Rory McIlroy takes two straight top-five finishes into PGA Championship as he looks for fifth major

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Rory McIlroy dug himself a hole too deep to climb out of over the first two days of the Wells Fargo Championship at TPC Potomac. The four-time major champion shot even par to make the cut on the number at his last start ahead of the PGA Championship before mowing down the field on the weekend.

McIlroy’s 68-68 on Saturday and Sunday was bested by only one player in the field (Cameron Young) and rocketed him from an early tee time on Saturday morning to a late finish on Sunday afternoon. With a fifth-place finish at TPC Potomac and a solo second place at the Masters, McIlroy now takes two straight top fives into the PGA Championship for the first time since 2017 (he finished T22 at Quail Hollow at that PGA).

More importantly, perhaps, is that McIlroy is hitting the ball quite well. After leading the Masters field in strokes gained from tee to green (via Data Golf), he again finished in the top 10 in that category at Wells Fargo. An approach game that has lacked at times this season has been stellar for two straight events, and the distance that has given McIlroy the most fits (50-125 yards) was a place he improved immensely over 72 holes at TPC Potomac.

Justin Ray wrote about this earlier this week, but on the season McIlroy’s average proximity to the hole from that distance was 24 feet, and his aggregate score was 3 over. Neither of those numbers is any good at all, and McIlroy improved them to 17 feet and 2 under in tough conditions. That is certainly not the only path to victory or competitiveness at major championships for McIlroy, but it seems to be the most straightforward.

McIlroy has a big summer on deck. His next start will be at the PGA at Southern Hills before the U.S. Open at Brookline and the Open Championship at St. Andrews, a golf course he has owned for parts of his career. His chances to win a major with how well he’s been driving it have not been this good for a few years now, and he’ll go to some venues that are tailor-made for him.

“I’m really happy with where my game is,” said McIlroy. “I think just another week of practicing and playing. … My approach game’s much better than it has been. Yeah, I think like little things … like shot selection. Like the shot selection into 16 there trying to hit a hard wedge and not quite getting all of it, hitting the slope, spinning back to the front of the green. You hit a three-quarter 9-iron, that maybe doesn’t happen. … Sometimes it’s just like picking the right shot at the right time, stuff like that. But that’s … only stuff that you can learn from playing tournament golf, I guess.”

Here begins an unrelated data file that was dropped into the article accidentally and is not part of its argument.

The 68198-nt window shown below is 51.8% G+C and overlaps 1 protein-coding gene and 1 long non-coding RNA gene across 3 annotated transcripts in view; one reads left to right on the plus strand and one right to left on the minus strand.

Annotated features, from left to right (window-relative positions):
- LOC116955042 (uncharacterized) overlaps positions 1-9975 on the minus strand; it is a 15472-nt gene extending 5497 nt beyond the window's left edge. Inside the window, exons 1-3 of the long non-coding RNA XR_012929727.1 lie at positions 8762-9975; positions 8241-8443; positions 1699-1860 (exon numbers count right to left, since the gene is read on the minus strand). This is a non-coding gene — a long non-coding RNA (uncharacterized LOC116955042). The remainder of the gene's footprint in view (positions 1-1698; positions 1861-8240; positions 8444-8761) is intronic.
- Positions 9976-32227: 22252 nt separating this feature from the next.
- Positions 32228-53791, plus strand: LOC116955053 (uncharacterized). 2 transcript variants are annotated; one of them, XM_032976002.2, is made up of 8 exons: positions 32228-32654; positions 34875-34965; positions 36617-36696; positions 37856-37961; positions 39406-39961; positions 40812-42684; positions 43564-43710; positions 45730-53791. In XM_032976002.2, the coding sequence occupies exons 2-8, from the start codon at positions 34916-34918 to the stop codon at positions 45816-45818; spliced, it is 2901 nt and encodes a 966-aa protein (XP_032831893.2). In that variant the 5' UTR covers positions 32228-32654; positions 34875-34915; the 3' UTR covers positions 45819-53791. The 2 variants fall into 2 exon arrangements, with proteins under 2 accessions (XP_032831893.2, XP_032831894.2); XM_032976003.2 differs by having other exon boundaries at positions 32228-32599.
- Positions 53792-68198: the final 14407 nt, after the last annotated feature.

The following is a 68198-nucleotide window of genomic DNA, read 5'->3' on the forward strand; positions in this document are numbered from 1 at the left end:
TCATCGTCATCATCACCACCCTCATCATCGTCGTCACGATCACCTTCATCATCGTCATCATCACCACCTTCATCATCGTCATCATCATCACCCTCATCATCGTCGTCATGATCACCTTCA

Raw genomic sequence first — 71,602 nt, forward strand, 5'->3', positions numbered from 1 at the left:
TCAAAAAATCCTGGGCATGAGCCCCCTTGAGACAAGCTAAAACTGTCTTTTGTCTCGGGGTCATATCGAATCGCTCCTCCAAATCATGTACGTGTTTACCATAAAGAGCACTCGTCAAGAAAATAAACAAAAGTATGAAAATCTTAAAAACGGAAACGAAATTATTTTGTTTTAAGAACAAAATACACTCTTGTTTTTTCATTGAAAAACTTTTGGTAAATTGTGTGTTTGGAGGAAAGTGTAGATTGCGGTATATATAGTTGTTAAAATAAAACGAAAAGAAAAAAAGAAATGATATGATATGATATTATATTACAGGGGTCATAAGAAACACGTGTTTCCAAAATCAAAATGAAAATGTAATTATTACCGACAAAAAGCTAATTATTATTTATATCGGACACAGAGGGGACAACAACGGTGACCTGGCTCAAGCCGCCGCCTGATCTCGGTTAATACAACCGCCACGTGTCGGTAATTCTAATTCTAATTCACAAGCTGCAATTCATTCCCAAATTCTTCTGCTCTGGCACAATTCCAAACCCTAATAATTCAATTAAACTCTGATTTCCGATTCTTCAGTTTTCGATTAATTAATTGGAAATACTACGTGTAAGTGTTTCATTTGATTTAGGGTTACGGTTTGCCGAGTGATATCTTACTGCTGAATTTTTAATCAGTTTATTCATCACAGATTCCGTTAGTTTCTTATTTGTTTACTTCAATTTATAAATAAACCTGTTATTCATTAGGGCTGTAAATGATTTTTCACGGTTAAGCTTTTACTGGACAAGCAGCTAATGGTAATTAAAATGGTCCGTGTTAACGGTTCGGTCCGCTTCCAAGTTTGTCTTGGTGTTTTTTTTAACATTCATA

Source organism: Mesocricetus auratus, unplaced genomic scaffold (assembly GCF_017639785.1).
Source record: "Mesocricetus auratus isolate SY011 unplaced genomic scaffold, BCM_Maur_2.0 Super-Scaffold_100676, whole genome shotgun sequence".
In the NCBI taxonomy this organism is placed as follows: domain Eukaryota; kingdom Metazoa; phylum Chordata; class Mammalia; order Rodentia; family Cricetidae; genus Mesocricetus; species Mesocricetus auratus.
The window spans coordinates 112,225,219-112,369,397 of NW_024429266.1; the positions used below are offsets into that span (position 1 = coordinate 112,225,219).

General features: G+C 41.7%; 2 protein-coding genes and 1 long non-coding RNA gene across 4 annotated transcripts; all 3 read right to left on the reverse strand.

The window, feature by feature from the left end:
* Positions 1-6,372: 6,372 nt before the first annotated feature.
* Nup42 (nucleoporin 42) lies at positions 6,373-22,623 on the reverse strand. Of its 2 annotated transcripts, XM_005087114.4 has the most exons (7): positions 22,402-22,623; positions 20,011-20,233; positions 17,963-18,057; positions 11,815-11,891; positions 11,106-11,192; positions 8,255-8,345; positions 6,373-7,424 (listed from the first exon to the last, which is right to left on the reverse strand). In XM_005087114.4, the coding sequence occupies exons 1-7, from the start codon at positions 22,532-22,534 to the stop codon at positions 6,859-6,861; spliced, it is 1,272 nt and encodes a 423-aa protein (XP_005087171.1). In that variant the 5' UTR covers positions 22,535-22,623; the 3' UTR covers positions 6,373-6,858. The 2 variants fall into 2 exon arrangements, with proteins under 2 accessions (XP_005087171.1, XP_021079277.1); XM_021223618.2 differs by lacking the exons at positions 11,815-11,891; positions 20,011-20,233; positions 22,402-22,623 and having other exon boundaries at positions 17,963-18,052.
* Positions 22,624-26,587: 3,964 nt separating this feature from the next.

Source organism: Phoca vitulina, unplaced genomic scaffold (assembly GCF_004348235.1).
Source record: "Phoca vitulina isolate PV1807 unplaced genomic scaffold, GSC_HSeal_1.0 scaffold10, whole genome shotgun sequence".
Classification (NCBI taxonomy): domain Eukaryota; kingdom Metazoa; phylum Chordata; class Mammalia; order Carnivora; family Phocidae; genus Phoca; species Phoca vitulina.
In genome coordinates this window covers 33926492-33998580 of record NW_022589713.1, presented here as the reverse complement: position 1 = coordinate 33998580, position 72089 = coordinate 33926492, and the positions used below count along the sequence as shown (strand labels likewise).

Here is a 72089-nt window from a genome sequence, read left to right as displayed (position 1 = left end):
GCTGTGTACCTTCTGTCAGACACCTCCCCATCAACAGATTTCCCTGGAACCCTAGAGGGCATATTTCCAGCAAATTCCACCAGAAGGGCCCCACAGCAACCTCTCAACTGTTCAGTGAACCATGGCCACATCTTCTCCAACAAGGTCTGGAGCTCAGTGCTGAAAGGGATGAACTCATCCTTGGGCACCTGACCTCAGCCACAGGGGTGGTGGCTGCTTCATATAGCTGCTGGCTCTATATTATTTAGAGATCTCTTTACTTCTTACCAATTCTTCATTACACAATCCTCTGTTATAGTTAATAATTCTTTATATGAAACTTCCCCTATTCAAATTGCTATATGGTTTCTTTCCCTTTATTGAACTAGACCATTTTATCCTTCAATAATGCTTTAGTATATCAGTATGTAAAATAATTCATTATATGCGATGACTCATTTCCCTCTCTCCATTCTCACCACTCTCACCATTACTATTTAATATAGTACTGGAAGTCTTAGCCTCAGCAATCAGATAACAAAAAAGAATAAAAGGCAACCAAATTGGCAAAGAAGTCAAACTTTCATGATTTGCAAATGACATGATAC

It would be easy to look at McIlroy’s game a year ago going into the PGA at Kiawah and say he was playing better then than he is now because he went into the second major last year off of a win at this tournament. However, his ball-striking was even better this time around than it was last year, and despite not winning it seems as if everything is more in order this time around. A good thing, too, because McIlroy finished T49 at that PGA.

“I’m playing good, playing really good,” McIlroy said. “No complaints with the game. Everything feels pretty solid. As I said, just a couple things here and there coming down the stretch, a couple missed putts, but really apart from that I feel like the game’s in good shape.”

There are many things that must happen for McIlroy (or anyone) to win a major. For Rory specifically, it’s often his approach play (especially from shorter distances) and avoiding blow-up rounds (his 73 in Round 2 this week nearly led to a missed cut). However, he’s certainly hitting the ball well enough — both statistically and anecdotally — to contend for what would be a fifth major to add to his already-oversized collection. 

A handful of players will go to Tulsa among the favorites to win what should be another lights-out PGA Championship. Based on how the last few weeks have gone, the two at the very top of that list should perhaps also be the two that finished at the top of the Masters leaderboard. Scottie Scheffler (with four wins this year) is playing by far the best golf of anyone in the world, but Rory McIlroy — after a runner-up at Augusta National and a nice showing this week at TPC Potomac — might be next up on that list.

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